The Whispering Blades of the flying ‘Mad Men’


As a five-year-old child, my favourite 45 r.p.m. 7” singles were, in order, Tom Hark by Elias and his Zig-Zag Jive Flutes, Goldyloppers and the Three Bearloaders by much-cherished nursery-rhyme-mangler Stanley Unwin, and, last but definitely not least, a promotional 33 1/3 r.p.m flexidisc (you will remember these if you were born before, say, 1990) acquired by my aviation journalist father while working in Montreal, entitled How Quiet Is Our STOL?

Listen to the record here



This obscure little gem was issued by de Havilland Canada to extol the virtues of the company’s prospective new feederliner, the DHC-7, or Dash 7, which made its maiden flight on March 27, 1975. I listened to this flexidisc hundreds, if not thousands of times during my childhood, the urbane Canadian narrator sounding to me like the epitome of transatlantic sophistication; his voice was the very essence of an impossibly glamorous world, in which advertising executives boarded tastefully appointed turboprops at downtown airports, behind which loomed a backdrop of shimmering skyscrapers, where 30 minutes previously the immaculately-suited executives had been standing at floor-to-ceiling picture windows on the 130th floor sipping Martinis as a prelude to escaping the city’s steel canyons, by means of a runway built into the harbour below.

Pretty heady stuff, considering the flexidisc was essentially five minutes and one second of comparative recordings of different aircraft flying overhead, with the aforementioned narrator, whom I was sure was wearing a perfectly laundered tab-collar shirt with a slim wool-knit tie under a finely-tailored seersucker suit with thin lapels and five-inch side vents, explaining why the Dash 7 was the perfect aircraft with which to “establish a new metropolitan STOL transportation system” — which sounded immensely cool to me.

I had no idea what a metropolitan STOL transportation system was, but I knew that I wanted one in Croydon, which, with its impressive towering skyline (ahem) would become the New York or Chicago of, um, South London, and which would need high-speed links between the “metropolitan” and “downtown” areas such a modernist conurbation would inevitably spawn. The liner notes of the flexidisc’s gatefold sleeve explain that the DHC-7 had been specially developed to “permit its unobtrusive operation into built-up areas — the maximum noise level produced will not exceed 95 PNdB [Perceived Noise Decibels] at a distance of 500ft from the aircraft”. It goes on: “This recording has been prepared to provide a truly subjective appreciation of what a 95 PNdB noise level means in comparison with both conventional transport aircraft and downtown noise as represented by an eight-lane freeway”.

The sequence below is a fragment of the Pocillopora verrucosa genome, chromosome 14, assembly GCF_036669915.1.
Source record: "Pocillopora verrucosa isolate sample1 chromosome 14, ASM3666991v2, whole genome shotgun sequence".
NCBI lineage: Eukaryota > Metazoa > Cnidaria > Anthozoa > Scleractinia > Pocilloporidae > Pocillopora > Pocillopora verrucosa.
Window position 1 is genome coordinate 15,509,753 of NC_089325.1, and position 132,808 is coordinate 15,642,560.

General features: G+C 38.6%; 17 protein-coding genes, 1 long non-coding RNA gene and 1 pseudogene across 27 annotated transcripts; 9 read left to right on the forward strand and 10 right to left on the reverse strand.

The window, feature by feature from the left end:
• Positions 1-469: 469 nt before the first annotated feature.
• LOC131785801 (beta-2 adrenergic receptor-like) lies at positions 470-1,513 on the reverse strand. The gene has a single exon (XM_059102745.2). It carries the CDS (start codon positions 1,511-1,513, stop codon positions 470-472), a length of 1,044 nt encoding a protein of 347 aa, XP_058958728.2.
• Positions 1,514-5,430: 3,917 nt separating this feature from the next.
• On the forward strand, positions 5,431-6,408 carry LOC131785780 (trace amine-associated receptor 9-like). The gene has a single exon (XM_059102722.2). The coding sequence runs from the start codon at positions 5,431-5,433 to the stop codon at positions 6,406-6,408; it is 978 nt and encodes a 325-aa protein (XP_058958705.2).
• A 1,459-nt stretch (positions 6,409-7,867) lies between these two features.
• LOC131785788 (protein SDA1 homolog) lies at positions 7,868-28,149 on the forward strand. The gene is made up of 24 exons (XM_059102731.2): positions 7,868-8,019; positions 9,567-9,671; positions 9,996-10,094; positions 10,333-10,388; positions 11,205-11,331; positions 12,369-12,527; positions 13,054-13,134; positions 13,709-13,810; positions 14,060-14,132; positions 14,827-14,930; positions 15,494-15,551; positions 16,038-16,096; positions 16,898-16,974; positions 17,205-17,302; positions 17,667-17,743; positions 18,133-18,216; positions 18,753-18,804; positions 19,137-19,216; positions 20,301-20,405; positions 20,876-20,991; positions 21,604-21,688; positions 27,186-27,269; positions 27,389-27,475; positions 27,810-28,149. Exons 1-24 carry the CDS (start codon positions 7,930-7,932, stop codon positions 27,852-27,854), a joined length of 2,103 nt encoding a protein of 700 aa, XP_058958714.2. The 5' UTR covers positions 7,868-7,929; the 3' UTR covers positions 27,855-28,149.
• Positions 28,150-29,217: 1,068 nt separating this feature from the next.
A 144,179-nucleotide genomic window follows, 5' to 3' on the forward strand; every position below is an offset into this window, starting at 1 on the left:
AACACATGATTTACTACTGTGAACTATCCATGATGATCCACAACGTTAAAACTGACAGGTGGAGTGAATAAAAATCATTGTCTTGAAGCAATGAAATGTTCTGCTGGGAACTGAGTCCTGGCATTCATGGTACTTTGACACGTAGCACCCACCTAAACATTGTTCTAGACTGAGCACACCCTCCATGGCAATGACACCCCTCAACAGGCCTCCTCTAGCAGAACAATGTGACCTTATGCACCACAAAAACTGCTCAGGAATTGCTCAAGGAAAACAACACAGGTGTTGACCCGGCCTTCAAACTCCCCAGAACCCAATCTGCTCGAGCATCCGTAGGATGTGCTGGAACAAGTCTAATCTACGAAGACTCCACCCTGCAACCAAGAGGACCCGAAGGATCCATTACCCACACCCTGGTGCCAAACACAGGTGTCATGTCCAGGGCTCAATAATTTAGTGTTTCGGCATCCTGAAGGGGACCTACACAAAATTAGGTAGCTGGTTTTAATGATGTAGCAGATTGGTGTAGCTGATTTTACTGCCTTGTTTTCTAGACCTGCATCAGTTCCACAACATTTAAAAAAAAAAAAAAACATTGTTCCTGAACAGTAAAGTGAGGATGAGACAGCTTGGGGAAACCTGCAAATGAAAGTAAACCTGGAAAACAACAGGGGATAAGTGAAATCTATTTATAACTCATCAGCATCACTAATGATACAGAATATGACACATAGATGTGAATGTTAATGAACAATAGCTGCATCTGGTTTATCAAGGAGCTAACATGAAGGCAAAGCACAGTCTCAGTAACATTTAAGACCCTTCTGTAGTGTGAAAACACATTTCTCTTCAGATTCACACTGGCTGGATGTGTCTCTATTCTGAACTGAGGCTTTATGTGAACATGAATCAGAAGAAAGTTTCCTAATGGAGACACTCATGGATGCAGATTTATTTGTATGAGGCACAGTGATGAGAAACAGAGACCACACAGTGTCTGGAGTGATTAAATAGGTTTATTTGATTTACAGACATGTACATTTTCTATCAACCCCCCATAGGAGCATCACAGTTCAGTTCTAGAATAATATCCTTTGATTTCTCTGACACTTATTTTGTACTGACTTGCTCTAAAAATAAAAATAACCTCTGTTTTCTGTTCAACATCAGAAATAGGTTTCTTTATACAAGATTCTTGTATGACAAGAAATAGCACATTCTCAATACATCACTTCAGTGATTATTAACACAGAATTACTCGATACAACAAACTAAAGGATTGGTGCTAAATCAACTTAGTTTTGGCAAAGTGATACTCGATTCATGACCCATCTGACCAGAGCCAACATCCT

An EIGHT-LANE FREEWAY? What in the name of christmas daisies was that? Sounded like a much, much cooler version of our motorway, much grander, where cars with fins were driven by men in fedoras. I’m not sure quite why I had this 1950s notion about all of this, as the record probably dates from around 1974–75, when all that terrific Mad Men-era stuff had long since devolved into long hair and flares — but listening to it again now, I still see Ford Edsels and enormous station-wagons with wood panelling freemoving along a coastal highway like ants. Anyhow, after a brief intro from the narrator (who I imagined was probably the aircraft’s designer or at least the chief test pilot, which I now admit is unlikely), the listener is treated to the sound of a Boeing 727-100 passing overhead at a whopping peak noise level of 117 PNdB (hopeless!), before the far more satisfactory General Electric T64 turboprop-powered DHC-5 Buffalo (109 PNdB) makes its pass. Following hot on its heels is another turbojet, a DC-9-10, which is between the big tri-jet and the sturdy Buffalo, at 114 PNdB. Next up is our hero, the Dash 7, which tiptoes by discreetly at a 95 PNdB whisper — hurrah for de Havilland!

This was possible because the Dash 7’s engine configuration was specially designed to have a very low propeller tip speed, aided by low-noise paddle-type prop blades; buried air intakes and overwing exhausts for the type’s Pratt & Whitney Canada PT6A-50 turboprops also added to the Dash 7’s enviably low noise signature. To show just how quiet the new feederliner was in an urban environment, the record then provides the sound of a busy eight-lane freeway  — imagine my excitement! — at 90 PNdB, with a repeat of the Dash 7 following immediately afterwards. “This aircraft will provide attractive transportation for 48 passengers between conveniently located downtown STOLports,” explains the narrator, before assuring the listener that the new aircraft is built on firmly established de Havilland principles. STOLports — wow! Can we make one in the garden? As the hushed tones of the Dash 7 flying overhead disappear into the flexidisc’s run-off, my imagined 1950s-vintage Sim-City world wobbles and fades to black — shall we play it again?

By Nick Stroud

Editor of The Aviation Historian:

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